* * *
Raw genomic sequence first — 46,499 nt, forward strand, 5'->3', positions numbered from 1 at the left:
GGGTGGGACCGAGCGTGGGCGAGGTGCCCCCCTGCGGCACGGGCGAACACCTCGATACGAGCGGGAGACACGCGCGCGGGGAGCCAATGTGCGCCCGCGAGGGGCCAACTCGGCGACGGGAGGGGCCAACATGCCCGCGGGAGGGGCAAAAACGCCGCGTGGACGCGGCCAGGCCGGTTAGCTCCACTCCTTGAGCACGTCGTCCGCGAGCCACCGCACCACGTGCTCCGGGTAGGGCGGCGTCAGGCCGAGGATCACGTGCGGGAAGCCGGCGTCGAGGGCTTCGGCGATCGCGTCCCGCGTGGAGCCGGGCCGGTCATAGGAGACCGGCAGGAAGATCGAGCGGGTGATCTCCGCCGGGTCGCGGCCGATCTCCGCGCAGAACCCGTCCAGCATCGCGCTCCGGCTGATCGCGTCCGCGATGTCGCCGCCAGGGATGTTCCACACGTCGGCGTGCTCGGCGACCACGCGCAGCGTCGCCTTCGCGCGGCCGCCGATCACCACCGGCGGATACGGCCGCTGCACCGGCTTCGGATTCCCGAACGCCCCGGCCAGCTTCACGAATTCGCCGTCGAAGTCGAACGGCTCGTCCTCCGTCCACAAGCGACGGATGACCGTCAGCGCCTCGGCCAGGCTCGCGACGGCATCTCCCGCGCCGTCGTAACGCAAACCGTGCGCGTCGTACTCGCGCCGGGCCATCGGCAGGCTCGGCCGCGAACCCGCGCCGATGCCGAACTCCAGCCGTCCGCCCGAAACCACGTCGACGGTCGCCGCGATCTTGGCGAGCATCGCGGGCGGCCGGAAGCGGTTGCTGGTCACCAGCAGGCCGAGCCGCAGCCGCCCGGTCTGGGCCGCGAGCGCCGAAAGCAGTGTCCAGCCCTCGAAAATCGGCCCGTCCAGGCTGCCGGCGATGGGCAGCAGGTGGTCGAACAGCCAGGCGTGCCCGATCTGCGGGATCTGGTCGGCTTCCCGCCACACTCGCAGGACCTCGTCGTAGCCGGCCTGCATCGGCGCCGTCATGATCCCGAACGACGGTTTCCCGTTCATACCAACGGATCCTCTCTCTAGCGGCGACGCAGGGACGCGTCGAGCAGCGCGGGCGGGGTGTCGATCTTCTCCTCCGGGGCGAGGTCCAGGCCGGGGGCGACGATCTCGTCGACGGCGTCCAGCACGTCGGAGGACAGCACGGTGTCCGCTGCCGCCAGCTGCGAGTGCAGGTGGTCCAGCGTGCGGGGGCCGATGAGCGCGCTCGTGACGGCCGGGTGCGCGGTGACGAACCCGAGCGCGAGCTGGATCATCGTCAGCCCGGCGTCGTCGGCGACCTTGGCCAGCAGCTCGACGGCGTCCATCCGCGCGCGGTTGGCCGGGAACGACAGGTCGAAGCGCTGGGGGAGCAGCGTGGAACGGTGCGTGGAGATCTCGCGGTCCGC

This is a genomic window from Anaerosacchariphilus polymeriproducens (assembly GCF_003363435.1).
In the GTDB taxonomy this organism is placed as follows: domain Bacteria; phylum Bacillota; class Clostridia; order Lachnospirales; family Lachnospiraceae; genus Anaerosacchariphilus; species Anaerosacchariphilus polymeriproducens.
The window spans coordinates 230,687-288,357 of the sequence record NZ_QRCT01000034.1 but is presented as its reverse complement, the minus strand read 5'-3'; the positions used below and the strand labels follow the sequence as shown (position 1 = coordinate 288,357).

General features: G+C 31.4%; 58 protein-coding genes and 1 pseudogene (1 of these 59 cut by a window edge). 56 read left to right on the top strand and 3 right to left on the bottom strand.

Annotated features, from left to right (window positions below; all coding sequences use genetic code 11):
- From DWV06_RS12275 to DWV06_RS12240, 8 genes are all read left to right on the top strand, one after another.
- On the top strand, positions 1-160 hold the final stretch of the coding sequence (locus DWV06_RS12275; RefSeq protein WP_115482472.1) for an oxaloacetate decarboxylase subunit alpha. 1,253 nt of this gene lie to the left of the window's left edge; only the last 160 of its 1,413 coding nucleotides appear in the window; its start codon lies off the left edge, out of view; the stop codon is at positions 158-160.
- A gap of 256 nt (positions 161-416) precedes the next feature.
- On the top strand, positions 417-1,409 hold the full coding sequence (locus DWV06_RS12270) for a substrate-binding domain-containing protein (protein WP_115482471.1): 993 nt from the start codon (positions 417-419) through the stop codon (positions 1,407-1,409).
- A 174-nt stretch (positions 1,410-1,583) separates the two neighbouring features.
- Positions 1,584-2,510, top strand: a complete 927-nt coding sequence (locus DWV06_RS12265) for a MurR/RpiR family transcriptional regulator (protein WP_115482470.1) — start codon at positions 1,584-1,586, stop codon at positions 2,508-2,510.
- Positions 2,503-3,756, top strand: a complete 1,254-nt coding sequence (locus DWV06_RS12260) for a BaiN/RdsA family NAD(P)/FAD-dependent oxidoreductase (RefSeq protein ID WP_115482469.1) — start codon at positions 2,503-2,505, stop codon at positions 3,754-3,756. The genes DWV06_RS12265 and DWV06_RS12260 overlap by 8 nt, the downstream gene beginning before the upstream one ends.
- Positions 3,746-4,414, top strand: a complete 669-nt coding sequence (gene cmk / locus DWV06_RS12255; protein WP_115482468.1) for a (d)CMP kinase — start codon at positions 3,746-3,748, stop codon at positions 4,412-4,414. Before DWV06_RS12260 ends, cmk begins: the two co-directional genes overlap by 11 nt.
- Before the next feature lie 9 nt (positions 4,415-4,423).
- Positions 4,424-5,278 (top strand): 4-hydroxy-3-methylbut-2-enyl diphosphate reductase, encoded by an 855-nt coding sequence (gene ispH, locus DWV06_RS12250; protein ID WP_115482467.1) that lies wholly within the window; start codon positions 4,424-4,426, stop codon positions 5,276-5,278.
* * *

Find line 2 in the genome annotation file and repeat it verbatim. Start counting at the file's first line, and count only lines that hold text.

GGGTGGGACCGAGCGTGGGCGAGGTGCCCCCCTGCGGCACGGGCGAACACCTCGATACGAGCGGGAGACACGCGCGCGGGGAGCCAATGTGCGCCCGCGAGGGGCCAACTCGGCGACGGGAGGGGCCAACATGCCCGCGGGAGGGGCAAAAACGCCGCGTGGACGCGGCCAGGCCGGTTAGCTCCACTCCTTGAGCACGTCGTCCGCGAGCCACCGCACCACGTGCTCCGGGTAGGGCGGCGTCAGGCCGAGGATCACGTGCGGGAAGCCGGCGTCGAGGGCTTCGGCGATCGCGTCCCGCGTGGAGCCGGGCCGGTCATAGGAGACCGGCAGGAAGATCGAGCGGGTGATCTCCGCCGGGTCGCGGCCGATCTCCGCGCAGAACCCGTCCAGCATCGCGCTCCGGCTGATCGCGTCCGCGATGTCGCCGCCAGGGATGTTCCACACGTCGGCGTGCTCGGCGACCACGCGCAGCGTCGCCTTCGCGCGGCCGCCGATCACCACCGGCGGATACGGCCGCTGCACCGGCTTCGGATTCCCGAACGCCCCGGCCAGCTTCACGAATTCGCCGTCGAAGTCGAACGGCTCGTCCTCCGTCCACAAGCGACGGATGACCGTCAGCGCCTCGGCCAGGCTCGCGACGGCATCTCCCGCGCCGTCGTAACGCAAACCGTGCGCGTCGTACTCGCGCCGGGCCATCGGCAGGCTCGGCCGCGAACCCGCGCCGATGCCGAACTCCAGCCGTCCGCCCGAAACCACGTCGACGGTCGCCGCGATCTTGGCGAGCATCGCGGGCGGCCGGAAGCGGTTGCTGGTCACCAGCAGGCCGAGCCGCAGCCGCCCGGTCTGGGCCGCGAGCGCCGAAAGCAGTGTCCAGCCCTCGAAAATCGGCCCGTCCAGGCTGCCGGCGATGGGCAGCAGGTGGTCGAACAGCCAGGCGTGCCCGATCTGCGGGATCTGGTCGGCTTCCCGCCACACTCGCAGGACCTCGTCGTAGCCGGCCTGCATCGGCGCCGTCATGATCCCGAACGACGGTTTCCCGTTCATACCAACGGATCCTCTCTCTAGCGGCGACGCAGGGACGCGTCGAGCAGCGCGGGCGGGGTGTCGATCTTCTCCTCCGGGGCGAGGTCCAGGCCGGGGGCGACGATCTCGTCGACGGCGTCCAGCACGTCGGAGGACAGCACGGTGTCCGCTGCCGCCAGCTGCGAGTGCAGGTGGTCCAGCGTGCGGGGGCCGATGAGCGCGCTCGTGACGGCCGGGTGCGCGGTGACGAACCCGAGCGCGAGCTGGATCATCGTCAGCCCGGCGTCGTCGGCGACCTTGGCCAGCAGCTCGACGGCGTCCATCCGCGCGCGGTTGGCCGGGAACGACAGGTCGAAGCGCTGGGGGAGCAGCGTGGAACGGTGCGTGGAGATCTCGCGGTCCGC